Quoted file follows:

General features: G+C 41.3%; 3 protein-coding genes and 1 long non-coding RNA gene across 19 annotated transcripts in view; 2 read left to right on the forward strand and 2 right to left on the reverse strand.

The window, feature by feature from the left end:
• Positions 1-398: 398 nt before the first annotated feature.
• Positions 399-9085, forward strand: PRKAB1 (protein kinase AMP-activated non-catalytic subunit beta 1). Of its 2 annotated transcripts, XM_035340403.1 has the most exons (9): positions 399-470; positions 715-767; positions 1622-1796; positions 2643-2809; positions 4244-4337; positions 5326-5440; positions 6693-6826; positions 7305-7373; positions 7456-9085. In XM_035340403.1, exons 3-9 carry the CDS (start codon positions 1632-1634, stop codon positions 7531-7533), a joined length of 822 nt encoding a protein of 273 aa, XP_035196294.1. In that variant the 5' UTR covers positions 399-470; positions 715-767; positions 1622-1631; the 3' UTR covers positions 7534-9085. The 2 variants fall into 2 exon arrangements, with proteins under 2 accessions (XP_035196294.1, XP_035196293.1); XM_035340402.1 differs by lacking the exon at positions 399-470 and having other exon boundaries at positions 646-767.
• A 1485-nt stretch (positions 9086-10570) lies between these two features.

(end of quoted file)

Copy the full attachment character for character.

General features: G+C 41.3%; 3 protein-coding genes and 1 long non-coding RNA gene across 19 annotated transcripts in view; 2 read left to right on the forward strand and 2 right to left on the reverse strand.

The window, feature by feature from the left end:
• Positions 1-398: 398 nt before the first annotated feature.
• Positions 399-9085, forward strand: PRKAB1 (protein kinase AMP-activated non-catalytic subunit beta 1). Of its 2 annotated transcripts, XM_035340403.1 has the most exons (9): positions 399-470; positions 715-767; positions 1622-1796; positions 2643-2809; positions 4244-4337; positions 5326-5440; positions 6693-6826; positions 7305-7373; positions 7456-9085. In XM_035340403.1, exons 3-9 carry the CDS (start codon positions 1632-1634, stop codon positions 7531-7533), a joined length of 822 nt encoding a protein of 273 aa, XP_035196294.1. In that variant the 5' UTR covers positions 399-470; positions 715-767; positions 1622-1631; the 3' UTR covers positions 7534-9085. The 2 variants fall into 2 exon arrangements, with proteins under 2 accessions (XP_035196294.1, XP_035196293.1); XM_035340402.1 differs by lacking the exon at positions 399-470 and having other exon boundaries at positions 646-767.
• A 1485-nt stretch (positions 9086-10570) lies between these two features.